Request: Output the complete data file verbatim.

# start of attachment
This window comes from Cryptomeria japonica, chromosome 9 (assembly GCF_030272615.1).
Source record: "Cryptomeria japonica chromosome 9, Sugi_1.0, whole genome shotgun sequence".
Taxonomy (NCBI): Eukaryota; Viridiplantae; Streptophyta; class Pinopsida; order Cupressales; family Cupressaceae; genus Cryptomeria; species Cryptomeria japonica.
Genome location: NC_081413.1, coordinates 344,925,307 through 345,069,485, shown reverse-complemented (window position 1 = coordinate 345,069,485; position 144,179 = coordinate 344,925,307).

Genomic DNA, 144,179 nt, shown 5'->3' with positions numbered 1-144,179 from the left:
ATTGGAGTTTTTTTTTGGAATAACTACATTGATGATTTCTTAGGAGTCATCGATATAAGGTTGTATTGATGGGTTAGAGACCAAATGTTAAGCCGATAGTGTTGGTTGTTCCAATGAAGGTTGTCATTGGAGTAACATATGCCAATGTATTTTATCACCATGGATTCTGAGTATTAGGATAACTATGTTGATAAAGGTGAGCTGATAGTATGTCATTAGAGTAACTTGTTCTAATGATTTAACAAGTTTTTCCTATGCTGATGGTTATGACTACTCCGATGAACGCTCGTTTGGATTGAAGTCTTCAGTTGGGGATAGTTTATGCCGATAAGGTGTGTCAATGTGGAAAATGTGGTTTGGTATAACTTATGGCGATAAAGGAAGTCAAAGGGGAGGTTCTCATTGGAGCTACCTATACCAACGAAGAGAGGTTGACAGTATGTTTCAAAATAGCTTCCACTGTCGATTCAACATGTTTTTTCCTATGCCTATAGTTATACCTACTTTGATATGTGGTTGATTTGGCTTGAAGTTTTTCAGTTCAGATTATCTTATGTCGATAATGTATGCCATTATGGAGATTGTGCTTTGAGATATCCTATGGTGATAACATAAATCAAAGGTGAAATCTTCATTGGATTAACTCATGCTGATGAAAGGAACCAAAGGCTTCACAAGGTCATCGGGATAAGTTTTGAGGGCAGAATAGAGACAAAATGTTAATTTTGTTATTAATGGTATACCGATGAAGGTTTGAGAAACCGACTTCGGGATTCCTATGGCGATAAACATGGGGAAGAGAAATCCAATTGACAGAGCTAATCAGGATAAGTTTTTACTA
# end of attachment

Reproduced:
This window comes from Cryptomeria japonica, chromosome 9 (assembly GCF_030272615.1).
Source record: "Cryptomeria japonica chromosome 9, Sugi_1.0, whole genome shotgun sequence".
Taxonomy (NCBI): Eukaryota; Viridiplantae; Streptophyta; class Pinopsida; order Cupressales; family Cupressaceae; genus Cryptomeria; species Cryptomeria japonica.
Genome location: NC_081413.1, coordinates 344,925,307 through 345,069,485, shown reverse-complemented (window position 1 = coordinate 345,069,485; position 144,179 = coordinate 344,925,307).

Genomic DNA, 144,179 nt, shown 5'->3' with positions numbered 1-144,179 from the left:
ATTGGAGTTTTTTTTTGGAATAACTACATTGATGATTTCTTAGGAGTCATCGATATAAGGTTGTATTGATGGGTTAGAGACCAAATGTTAAGCCGATAGTGTTGGTTGTTCCAATGAAGGTTGTCATTGGAGTAACATATGCCAATGTATTTTATCACCATGGATTCTGAGTATTAGGATAACTATGTTGATAAAGGTGAGCTGATAGTATGTCATTAGAGTAACTTGTTCTAATGATTTAACAAGTTTTTCCTATGCTGATGGTTATGACTACTCCGATGAACGCTCGTTTGGATTGAAGTCTTCAGTTGGGGATAGTTTATGCCGATAAGGTGTGTCAATGTGGAAAATGTGGTTTGGTATAACTTATGGCGATAAAGGAAGTCAAAGGGGAGGTTCTCATTGGAGCTACCTATACCAACGAAGAGAGGTTGACAGTATGTTTCAAAATAGCTTCCACTGTCGATTCAACATGTTTTTTCCTATGCCTATAGTTATACCTACTTTGATATGTGGTTGATTTGGCTTGAAGTTTTTCAGTTCAGATTATCTTATGTCGATAATGTATGCCATTATGGAGATTGTGCTTTGAGATATCCTATGGTGATAACATAAATCAAAGGTGAAATCTTCATTGGATTAACTCATGCTGATGAAAGGAACCAAAGGCTTCACAAGGTCATCGGGATAAGTTTTGAGGGCAGAATAGAGACAAAATGTTAATTTTGTTATTAATGGTATACCGATGAAGGTTTGAGAAACCGACTTCGGGATTCCTATGGCGATAAACATGGGGAAGAGAAATCCAATTGACAGAGCTAATCAGGATAAGTTTTTACTA